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Susan Butruille

Celebrating the Father



A Time of Fools' Wars, Flowers and Peace

 Anna Perenna & Grace Hopper

 Lifting the Veil and Living the Legacy:
of Elizabeth Cady Stanton

An Ancient Truth: Women's Rights Are Human Rights


We are grateful to have Susan Butruille supply us with dates in Women's History.  Susan is the award-winning author of Tamarack Books' Women's Voices series: Women's Voices from the Oregon Trail (1993), Women's Voices from the Western Frontier (1995), and Women's Voices from the Mother Lode: Tales from the California Gold Rush (1998). 

Every month we will list new dates in Women's History


September Dates in Women's Herstory
brought to you by Susan Butruille

    September is Latina/Chicano Heritage Month.

  • September 1 Mediterranean Festival of First Fruits.
  • September 2, 2002 Labor Day, first observed on September 5, 1882 in New York City and led by Irishman Peter McGuire, had its roots in the labor exploitation of the Industrial Revolution. In 1887, Oregon became the first state officially to recognize Labor Day.
  • September 2, 1838 Birth of Queen Lili'uokalani, last sovereign of Hawaii, held under house arrest and forced from her throne by Americans intent on exploiting Hawaiian exports.
  • September 6 Day of Tonan, or Tonantzin, Aztecan mother goddess whose shrine was on Tepeyac Hill in what is now Mexico City, where the Virgin of Guadalupe is said to have appeared to Juan Diego in 1531.
  • September 6, 1860 Birth of Jane Addams, first American woman to win the Nobel Peace Prize (in 1931), first president of the Women's International League for Peace and Freedom, and founder of Hull House in Chicago.
  • September 6, 1870 Louisa Ann Swain of Laramie, Wyoming celebrated her 70th birthday by voting -- the first woman officially to cast a ballot in a US national election.
  • September 8 Feast of the nativity of the Virgin Mary, observed by Christians since the mid-fifth century. It is the major national holiday on the island of Malta.
  • September 9, 1834 A mob attacked Prudence Crandall's school in Canterbury, Connecticut, where she taught black women. Previously jailed for breaking the local law against teaching "colored persons," Crandall finally was forced to close her school. Now it is a museum that highlights black history and women's history.
  • September 11, 1877 Birth of Rosika Schwimmer, Hungarian pacifist, suffrage leader, and a founder of the Women's International League for Peace and Freedom and Campaign for World Government (1937). She was denied US citizenship in 1929 because she refused to pledge to bear arms in defense of the US.
  • September 12, 1867 Birth of Irene Joliot-Curie  the daughter of Pierre and Marie Curie, she received Nobel Prize in Chemistry for 1935.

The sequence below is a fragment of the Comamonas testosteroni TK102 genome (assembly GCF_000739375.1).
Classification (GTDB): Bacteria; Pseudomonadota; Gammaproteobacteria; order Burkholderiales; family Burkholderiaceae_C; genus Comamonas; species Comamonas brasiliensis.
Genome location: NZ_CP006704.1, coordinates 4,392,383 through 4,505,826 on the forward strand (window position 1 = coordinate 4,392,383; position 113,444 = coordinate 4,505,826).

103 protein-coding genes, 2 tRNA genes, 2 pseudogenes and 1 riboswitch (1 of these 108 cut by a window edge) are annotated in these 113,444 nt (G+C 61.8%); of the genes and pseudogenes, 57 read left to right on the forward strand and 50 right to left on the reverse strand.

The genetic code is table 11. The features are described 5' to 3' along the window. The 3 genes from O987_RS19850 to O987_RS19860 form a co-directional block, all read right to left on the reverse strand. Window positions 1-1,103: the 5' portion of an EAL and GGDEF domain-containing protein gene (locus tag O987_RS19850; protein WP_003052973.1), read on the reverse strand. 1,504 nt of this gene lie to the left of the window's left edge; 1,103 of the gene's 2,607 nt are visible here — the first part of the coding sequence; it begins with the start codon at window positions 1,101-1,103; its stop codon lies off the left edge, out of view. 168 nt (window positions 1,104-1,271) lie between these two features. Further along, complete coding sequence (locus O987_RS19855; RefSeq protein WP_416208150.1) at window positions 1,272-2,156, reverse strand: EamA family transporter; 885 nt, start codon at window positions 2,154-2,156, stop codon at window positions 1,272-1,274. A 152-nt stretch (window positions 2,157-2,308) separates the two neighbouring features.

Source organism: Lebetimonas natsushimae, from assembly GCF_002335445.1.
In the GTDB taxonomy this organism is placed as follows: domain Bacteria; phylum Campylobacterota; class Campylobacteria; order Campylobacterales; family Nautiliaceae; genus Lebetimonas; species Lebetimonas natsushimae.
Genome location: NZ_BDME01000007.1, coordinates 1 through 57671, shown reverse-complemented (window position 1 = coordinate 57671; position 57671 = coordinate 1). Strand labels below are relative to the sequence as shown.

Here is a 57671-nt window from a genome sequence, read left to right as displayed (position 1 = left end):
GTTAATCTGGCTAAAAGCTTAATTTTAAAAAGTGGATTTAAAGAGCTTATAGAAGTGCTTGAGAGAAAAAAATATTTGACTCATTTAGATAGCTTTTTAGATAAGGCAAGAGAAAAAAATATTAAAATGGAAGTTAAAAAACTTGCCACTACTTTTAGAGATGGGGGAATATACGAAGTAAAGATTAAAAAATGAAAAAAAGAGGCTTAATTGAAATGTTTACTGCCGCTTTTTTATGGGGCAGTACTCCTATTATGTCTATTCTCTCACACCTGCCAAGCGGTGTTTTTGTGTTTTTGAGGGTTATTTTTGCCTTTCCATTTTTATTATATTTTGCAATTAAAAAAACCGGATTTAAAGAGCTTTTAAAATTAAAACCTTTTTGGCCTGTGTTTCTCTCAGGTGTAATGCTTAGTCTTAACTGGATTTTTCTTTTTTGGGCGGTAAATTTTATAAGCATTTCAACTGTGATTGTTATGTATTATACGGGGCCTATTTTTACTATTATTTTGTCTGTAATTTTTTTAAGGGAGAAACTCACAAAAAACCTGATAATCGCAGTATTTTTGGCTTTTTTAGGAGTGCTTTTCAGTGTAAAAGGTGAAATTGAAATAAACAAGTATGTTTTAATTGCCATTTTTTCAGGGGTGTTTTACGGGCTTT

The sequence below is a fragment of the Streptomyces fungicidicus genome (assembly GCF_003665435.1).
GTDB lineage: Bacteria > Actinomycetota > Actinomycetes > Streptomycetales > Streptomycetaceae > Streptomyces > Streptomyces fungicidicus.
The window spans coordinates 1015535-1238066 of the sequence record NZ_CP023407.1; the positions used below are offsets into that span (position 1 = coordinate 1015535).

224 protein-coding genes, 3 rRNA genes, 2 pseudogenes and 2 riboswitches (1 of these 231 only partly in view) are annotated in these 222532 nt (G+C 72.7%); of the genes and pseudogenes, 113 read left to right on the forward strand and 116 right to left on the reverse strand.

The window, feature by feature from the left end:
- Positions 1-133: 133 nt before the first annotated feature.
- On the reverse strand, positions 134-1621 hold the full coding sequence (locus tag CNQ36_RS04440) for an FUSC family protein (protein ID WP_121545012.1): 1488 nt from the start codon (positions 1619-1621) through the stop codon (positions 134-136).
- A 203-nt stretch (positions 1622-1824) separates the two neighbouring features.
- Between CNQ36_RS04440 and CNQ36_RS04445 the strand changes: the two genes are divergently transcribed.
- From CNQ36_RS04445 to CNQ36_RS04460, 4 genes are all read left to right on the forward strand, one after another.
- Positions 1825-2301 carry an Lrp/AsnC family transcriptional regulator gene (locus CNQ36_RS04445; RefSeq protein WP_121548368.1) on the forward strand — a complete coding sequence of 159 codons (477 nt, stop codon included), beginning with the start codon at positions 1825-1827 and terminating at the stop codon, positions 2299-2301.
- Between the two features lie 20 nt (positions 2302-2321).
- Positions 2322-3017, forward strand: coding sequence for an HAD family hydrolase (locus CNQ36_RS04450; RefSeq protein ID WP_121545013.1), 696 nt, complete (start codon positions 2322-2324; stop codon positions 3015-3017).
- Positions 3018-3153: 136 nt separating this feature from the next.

• September 14, 1728 Birth of Mercy Otis Warren, who thumbed her nose at the British and wrote much of the history of the Revolutionary War.
  • September 14, 1879 Birth of Margaret Sanger, who thumbed her nose at the Comstock Laws (forbidding distribution of birth control information), and landed in jail. She founded what is now Planned Parenthood.
  • September 16 Mexican Independence Day, commemorating 1910 revolution ending dictatorship.
  • September 16, 2002 Yom Kippur, Jewish Day of Atonement
  • September 18, 1889 Jane Addams, Nobel Peace Prize winner, and Ellen Gates Starr, who linked art and labor causes, opened Hull House to help immigrants in Chicago.
  • September 19 International Day of Peace.
  • September 22 Autumnal Equinox. Beginning of nine days of the Eleusian rites, beginning with a procession from Athens to Eleusis. The festival honors the cycle of life and celebrates the ancient Divine Trinity -- Demeter (Goddess of the Earth), Kore (Goddess of the Underworld), and the child Iaccus.
  • September 22, 1692 Martha Corey and seven other convicted "witches" were hanged in Salem, Massachusetts following a trial presided over by the state's lieutenant governor. Eleven people -- mostly women -- already had been murdered as witches after being fingered by hysterical girls. Some years later trial judges allowed as they had made a mistake.
  • September 25 Day of Sedna, sea goddess of the Arctic Inuit people.
  • September 25, 1847 Birth of Vinnie Ream, who became a prolific sculptor. She was 17 when she received a $10,000 commission to carve the exquisite statue of President Lincoln that now stands in the US Capitol Rotunda. A replica of Vinnie Ream's "Sappho" stands as a memorial to her in Arlington National Cemetery.
  • September 30, 1983 Sally Ride rode into space -- the first US woman to do so.




Susan Butruille
Photo by R.E. (Griff) Greffenius

In Association with Amazon.com

by Susan G. Butruille


Women's Voices from the Oregon Trail.

Women's Voices from the Western Frontier.

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